Wednesday 22 September 2010
Over the years I’ve derived so much enjoyment from short stories, in some ways my favourite literary genre alongside the critical essay. I really began when I was little with myths and folktales, a tradition for which I still retain considerable affection. By the age of ten or so I was reading Edgar Allan Poe’s Tales of Mystery and Imagination. From there, in successive stages, I discovered such wonderful story tellers as William Somerset Maugham (his Far Eastern stories are a particular favourite), Isaac Bashevis Singer (a magician in words), Nikolai Gogol (my favourite Russian writer in the medium), Graham Greene (who writes extensively in this genre though he is better known as a novelist), Anton Chekhov, Alphonse Daudet, James Joyce, Ambrose Bierce, Franz Kafka, H. H. Munro (better known as ‘Saki’), William Porter (better known as ‘O Henry’) along with so many others, including Balzac and Dickens, not generally associated with this literary form.
Now I’ve discovered William Trevor, an Irish writer, having not long finished The Collected Stories, published by Penguin Books. I suppose it’s not quite true to say that his work is a totally new discovery because I came across him previously, one story, I think, in an anthology of Irish writing, but not enough to form a proper impression. Now I have and there is no doubt in my mind that he will last as one of the great masters of the medium. He writes with such amazing fluency, beautiful limpid prose with a simple realism that reminds me so much of Chekhov. His work is rich in gentle irony with slight overtones of sadness, of empty lives and frustrated hopes.
His stories are mostly set in England or Ireland, often among the most marginal people, those on the edges of society, people often buffeted by an uncertain fate, unsure of who they are and where they are going. Yes, there are elements of pathos and melancholy, offset quite often by an undercurrent of humour. This is the thing about life, something the best writers have always understood: comedy is never that far removed from tragedy.
Some of his female characters caused me to laugh out loud at points, including the impossible Mrs da Tanka in A Meeting in Middle Age, the first in the collection, who teams up with the unfortunate Mr Mileson, a sort of agency detective, in a hotel together to spend the night, thereby providing grounds for a divorce in the days when such matters were complicated. Yes, they team up together in a way that a lion teams up with a gazelle!
In general Trevor shapes characters, in complexity or simplicity, who are totally believable. He is there as a narrator, as a third presence, only in the lightest possible way. He does not ‘create’ his people; he allows them to create themselves, to build themselves up through their own words and actions. There is little in the way of a narrator’s prologue; this is life unfolding as we go along, as fate works away.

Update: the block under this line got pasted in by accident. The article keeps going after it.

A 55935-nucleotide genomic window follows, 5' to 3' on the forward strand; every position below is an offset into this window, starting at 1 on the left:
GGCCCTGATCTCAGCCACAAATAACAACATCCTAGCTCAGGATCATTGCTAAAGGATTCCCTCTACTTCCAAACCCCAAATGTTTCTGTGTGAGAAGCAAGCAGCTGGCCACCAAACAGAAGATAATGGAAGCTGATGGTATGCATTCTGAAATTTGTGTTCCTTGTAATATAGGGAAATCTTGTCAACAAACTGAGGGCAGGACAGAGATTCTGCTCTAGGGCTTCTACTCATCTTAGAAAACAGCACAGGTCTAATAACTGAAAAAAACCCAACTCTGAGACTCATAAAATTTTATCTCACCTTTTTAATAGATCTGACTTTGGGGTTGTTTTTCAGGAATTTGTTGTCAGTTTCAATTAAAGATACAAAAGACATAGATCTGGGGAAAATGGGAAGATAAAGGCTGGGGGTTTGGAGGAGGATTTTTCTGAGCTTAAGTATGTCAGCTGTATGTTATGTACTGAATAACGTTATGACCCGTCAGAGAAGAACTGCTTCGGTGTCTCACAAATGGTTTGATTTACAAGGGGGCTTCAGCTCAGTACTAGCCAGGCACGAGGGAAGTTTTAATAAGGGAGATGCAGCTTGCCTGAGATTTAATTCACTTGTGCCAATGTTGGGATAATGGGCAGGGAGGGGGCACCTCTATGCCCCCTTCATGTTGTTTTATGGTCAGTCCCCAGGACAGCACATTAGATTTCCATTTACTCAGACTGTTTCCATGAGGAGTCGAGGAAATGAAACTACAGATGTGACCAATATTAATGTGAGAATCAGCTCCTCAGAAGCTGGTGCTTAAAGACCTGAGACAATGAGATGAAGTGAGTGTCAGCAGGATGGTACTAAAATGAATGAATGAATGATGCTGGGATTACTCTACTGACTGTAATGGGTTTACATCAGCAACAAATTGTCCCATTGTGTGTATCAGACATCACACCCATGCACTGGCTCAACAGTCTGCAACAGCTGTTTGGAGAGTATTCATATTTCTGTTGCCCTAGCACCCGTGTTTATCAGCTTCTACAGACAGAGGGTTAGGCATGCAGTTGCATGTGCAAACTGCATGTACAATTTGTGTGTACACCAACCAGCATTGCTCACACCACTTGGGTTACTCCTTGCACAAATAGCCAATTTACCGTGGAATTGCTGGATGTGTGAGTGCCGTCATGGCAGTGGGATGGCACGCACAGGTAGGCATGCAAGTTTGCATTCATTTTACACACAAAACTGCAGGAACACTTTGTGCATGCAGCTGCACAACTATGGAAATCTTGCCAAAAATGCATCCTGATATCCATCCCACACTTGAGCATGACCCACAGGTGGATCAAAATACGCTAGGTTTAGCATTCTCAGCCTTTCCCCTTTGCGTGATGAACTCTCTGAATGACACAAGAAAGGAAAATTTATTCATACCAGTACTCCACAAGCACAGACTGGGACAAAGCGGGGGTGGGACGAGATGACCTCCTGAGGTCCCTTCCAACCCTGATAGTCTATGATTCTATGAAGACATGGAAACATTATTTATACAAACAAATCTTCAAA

The language, the use of words, is quite delicious: precise, beautiful, simple and elegant. There is nothing in the least artificial about Trevor’s prose style, which has directness and a sense of realism that I so admire, largely free of a tangled undergrowth of adjectives, something that only the very best writers can command. For the most part these are small and intimate dramas, not covering a huge range of possible situations, and yet paradoxically immense. In over eighty stories at no point did I feel that I was going over the same ground: each situation seemed unique and fresh.
Did I have any favourites? Well, yes, I suppose I did, though I find it immensely difficult to make a distinction in that having favourites seems to suggest that those not selected were somehow less worthy. At over 1200 pages long this is a compendium of favourites. I should make special mention, though, of Beyond the Pale, where a woman is confronted with the tragedy of Irish history, confronted by a legacy of love, loss and terrible bitterness. The tale she tells destroys a lying idyll. And then there is Matilda’s England, a story in three parts, an enchanting and poignant narrative of time and tide and fortune, of happy highways where people went and can never come again.
I sit here in here now in her drawing-room, and may perhaps become as old as she was. Sometimes I walk up to the meadows where the path to school was, but the meadow isn’t there any more. There are rows of coloured caravans, and motor-cars and shacks. In the garden I can hear the voices of people drifting down to me, and the sound of music from their wireless sets. Nothing is like it was.
This is immediately followed by Torridge, quite different in tone, with a bitingly humorous ending, one that completely dismantles the comforting illusions of a nauseatingly self-satisfied group of old school chums.
These are just a few examples. I could go on and on but there is really not much point. I can only pay proper tribute to Trevor by retelling his tales one by one. You can do justice, if you are minded to, in reading them for yourselves.